Ten big energy firms vow to fight climate change

Paris (AFP) - Ten of the world's leading oil and gas companies vowed Friday to help fight climate change, notably by shifting towards cleaner natural gas, but their promise was dismissed by Greenpeace as a public relations ploy.

The initiative to limit climate-altering greenhouse gas emissions comes six weeks ahead of a critical summit in Paris to negotiate a global climate rescue pact.

"We are committed to playing our part," chief executives of the 10 companies in the Oil and Gas Climate Initiative said in a joint statement, adding that they "recognise" the goal of limiting the global average temperature rise to two degrees Celsius (3.6 Farenheit).

The companies -- BG Group, BP, Eni, Pemex, Reliance, Industries, Repsol, Saudi Aramco, Shell, Statoil and Total -- account for nearly a fifth of the world's oil and natural gas production.

They said they had already reduced greenhouse gas emissions from their operations by 20 percent.

The oil and gas groups foresaw a shift towards relatively clean natural gas, promising to contribute to "increasing the share of gas in the global energy mix" without giving details.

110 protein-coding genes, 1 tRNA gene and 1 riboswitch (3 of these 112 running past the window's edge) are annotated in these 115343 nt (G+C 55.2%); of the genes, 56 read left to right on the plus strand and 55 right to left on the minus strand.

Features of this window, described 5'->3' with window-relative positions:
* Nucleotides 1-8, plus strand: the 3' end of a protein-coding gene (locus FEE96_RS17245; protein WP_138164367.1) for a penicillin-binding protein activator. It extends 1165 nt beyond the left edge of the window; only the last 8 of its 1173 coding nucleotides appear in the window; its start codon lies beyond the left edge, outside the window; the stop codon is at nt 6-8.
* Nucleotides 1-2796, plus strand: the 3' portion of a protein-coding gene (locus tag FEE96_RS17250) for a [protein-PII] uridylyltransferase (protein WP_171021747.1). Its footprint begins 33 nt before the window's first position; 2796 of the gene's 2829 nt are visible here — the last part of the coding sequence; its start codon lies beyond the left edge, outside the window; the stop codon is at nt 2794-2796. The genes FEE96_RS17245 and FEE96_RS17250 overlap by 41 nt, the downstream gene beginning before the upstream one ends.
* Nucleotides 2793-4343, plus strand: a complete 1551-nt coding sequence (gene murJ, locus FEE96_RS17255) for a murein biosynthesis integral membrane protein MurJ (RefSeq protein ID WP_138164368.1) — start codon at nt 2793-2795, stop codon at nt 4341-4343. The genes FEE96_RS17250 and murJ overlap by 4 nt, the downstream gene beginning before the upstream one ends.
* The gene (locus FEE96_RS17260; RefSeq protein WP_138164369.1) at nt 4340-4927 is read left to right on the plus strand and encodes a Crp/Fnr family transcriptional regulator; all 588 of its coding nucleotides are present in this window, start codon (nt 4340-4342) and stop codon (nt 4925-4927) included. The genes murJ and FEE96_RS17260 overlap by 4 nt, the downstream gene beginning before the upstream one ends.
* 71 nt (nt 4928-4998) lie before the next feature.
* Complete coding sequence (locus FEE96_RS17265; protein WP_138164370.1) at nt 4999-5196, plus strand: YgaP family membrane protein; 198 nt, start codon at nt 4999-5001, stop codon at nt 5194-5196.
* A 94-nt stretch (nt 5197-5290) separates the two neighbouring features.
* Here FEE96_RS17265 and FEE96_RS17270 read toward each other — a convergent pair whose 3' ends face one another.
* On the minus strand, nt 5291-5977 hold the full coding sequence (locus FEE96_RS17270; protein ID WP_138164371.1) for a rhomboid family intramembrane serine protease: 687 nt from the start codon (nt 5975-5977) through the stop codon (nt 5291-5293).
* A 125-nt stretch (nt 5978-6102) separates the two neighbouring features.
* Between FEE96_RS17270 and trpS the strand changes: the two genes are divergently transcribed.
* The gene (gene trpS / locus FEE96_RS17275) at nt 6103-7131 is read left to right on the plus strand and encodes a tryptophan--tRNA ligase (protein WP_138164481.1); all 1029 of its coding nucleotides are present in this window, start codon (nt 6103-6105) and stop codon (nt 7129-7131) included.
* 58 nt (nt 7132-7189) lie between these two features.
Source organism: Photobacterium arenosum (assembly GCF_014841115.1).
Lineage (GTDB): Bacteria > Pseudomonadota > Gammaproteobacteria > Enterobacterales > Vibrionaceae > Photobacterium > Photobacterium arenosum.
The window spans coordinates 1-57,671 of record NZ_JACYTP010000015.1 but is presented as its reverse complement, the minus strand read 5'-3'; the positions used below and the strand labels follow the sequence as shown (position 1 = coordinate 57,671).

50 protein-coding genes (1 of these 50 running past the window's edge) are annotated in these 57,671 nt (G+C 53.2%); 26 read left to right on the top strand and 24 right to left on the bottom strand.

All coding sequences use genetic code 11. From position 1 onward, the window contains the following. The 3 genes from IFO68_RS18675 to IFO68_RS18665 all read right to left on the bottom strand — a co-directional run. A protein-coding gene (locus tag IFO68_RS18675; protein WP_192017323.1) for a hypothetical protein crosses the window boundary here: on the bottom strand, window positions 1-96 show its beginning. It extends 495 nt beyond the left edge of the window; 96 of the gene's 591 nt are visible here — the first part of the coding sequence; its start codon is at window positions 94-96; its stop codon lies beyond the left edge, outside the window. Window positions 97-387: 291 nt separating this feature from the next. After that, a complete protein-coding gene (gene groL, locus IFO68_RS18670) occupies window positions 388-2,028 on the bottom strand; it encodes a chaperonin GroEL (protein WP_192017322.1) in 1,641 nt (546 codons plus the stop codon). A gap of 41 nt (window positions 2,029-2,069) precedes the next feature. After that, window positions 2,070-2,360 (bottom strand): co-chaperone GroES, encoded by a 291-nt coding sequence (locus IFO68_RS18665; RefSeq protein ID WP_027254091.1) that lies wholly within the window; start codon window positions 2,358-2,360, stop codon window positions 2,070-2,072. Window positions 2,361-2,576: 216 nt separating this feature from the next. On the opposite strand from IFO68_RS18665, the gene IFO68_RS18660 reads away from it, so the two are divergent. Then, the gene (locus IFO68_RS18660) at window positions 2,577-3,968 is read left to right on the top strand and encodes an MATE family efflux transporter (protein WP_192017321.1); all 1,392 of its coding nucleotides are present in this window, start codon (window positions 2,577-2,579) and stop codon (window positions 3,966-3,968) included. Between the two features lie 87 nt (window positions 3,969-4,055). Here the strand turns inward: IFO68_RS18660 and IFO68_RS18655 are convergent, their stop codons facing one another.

They also outlined technical solutions including carbon capture and the elimination of "routine" flaring of natural gas, which oil groups have already promised to halt.

Investment in gas, renewables and technologies such as carbon capture and storage systems, "will contribute greatly to reducing the cost and impact of climate change for future generations," they said.

At a press conference in Paris, BP chief Bob Dudley said the big 10 energy firms were competitors but they could also cooperate.

"The technology can provide a solution for the future," added Total CEO Patrick Pouyanne.

Environmental defence group Greenpeace however derided the initiative.

"The oil companies behind this announcement have spent years lobbying to undermine effective climate action, each and every one of them has a business plan that would lead to dangerous global temperature rises, yet suddenly they expect us all to see them as the solution, not the problem," Greenpeace campaigner Charlie Kronick said in a statement.

"Their latest intervention contains nothing meaningful that will significantly aid the decarbonisation of the global economy," he said.

The November 30-December 11 Paris climate summit offers an opportunity to make a shift towards clean renewable energy, Kronick said.

The energy companies made no mention of carbon pricing, in which the prices of goods and services reflect the cost of carbon pollution, as an option to reduce greenhouse gas emissions even though six of the 10 companies had endorsed it in June.

Shell spokesman Jon French said the company "absolutely" still supports carbon pricing.

"There are a variety of carbon pricing systems that could be envisaged," French told AFP.

"Ideally, a market-based pricing system would be preferable to us."

Carbon trading -- in which governments essentially issue permits to pollute that can then be traded on an open market -- is being called into question with many critics calling instead for a simple tax on greenhouse gas emissions.

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